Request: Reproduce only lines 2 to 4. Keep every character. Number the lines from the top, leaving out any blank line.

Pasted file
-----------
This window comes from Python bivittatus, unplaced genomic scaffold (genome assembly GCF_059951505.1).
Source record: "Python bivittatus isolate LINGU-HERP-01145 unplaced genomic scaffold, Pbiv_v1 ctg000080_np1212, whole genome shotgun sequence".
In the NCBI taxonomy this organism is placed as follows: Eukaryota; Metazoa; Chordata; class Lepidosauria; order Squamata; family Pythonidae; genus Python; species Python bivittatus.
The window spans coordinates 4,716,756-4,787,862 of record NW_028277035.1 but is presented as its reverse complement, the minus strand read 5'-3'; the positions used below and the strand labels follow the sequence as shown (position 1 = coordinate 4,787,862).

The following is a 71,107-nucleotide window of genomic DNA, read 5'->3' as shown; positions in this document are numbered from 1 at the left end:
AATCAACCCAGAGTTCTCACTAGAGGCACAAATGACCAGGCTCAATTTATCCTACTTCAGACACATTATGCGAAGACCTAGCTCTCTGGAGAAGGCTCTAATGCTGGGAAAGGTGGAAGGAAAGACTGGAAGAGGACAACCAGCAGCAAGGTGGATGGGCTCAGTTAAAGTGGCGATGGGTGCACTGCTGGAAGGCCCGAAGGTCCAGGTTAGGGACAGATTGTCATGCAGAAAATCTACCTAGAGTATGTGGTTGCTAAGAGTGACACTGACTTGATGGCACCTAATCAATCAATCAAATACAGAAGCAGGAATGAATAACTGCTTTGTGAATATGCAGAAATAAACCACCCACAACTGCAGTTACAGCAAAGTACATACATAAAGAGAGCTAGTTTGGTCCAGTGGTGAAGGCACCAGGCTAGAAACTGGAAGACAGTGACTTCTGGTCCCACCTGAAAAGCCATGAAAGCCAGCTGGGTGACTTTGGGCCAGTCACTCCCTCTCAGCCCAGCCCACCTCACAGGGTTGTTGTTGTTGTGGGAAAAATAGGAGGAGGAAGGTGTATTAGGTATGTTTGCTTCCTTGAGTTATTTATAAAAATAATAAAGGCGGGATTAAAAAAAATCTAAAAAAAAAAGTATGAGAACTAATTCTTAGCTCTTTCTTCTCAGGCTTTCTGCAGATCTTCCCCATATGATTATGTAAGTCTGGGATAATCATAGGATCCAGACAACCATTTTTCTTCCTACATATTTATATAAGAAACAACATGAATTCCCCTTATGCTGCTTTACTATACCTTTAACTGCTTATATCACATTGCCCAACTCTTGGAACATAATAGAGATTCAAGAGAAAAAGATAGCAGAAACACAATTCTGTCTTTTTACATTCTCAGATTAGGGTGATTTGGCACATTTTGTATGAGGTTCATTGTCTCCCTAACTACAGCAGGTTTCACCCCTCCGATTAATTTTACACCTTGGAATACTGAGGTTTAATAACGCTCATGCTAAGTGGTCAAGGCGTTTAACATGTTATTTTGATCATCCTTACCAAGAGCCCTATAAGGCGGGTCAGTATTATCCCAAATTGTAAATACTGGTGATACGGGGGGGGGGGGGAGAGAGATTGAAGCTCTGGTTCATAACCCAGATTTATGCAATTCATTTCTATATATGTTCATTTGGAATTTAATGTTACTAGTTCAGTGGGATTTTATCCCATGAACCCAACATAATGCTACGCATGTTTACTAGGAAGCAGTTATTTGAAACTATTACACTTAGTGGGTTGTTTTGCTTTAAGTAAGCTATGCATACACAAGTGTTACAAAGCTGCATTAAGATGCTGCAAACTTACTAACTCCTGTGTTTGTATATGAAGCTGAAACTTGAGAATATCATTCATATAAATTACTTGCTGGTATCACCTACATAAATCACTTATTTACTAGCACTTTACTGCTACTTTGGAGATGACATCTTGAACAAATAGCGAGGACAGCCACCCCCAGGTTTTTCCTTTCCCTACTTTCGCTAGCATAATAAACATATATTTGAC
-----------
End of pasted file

Source record: "Python bivittatus isolate LINGU-HERP-01145 unplaced genomic scaffold, Pbiv_v1 ctg000080_np1212, whole genome shotgun sequence".
In the NCBI taxonomy this organism is placed as follows: Eukaryota; Metazoa; Chordata; class Lepidosauria; order Squamata; family Pythonidae; genus Python; species Python bivittatus.
The window spans coordinates 4,716,756-4,787,862 of record NW_028277035.1 but is presented as its reverse complement, the minus strand read 5'-3'; the positions used below and the strand labels follow the sequence as shown (position 1 = coordinate 4,787,862).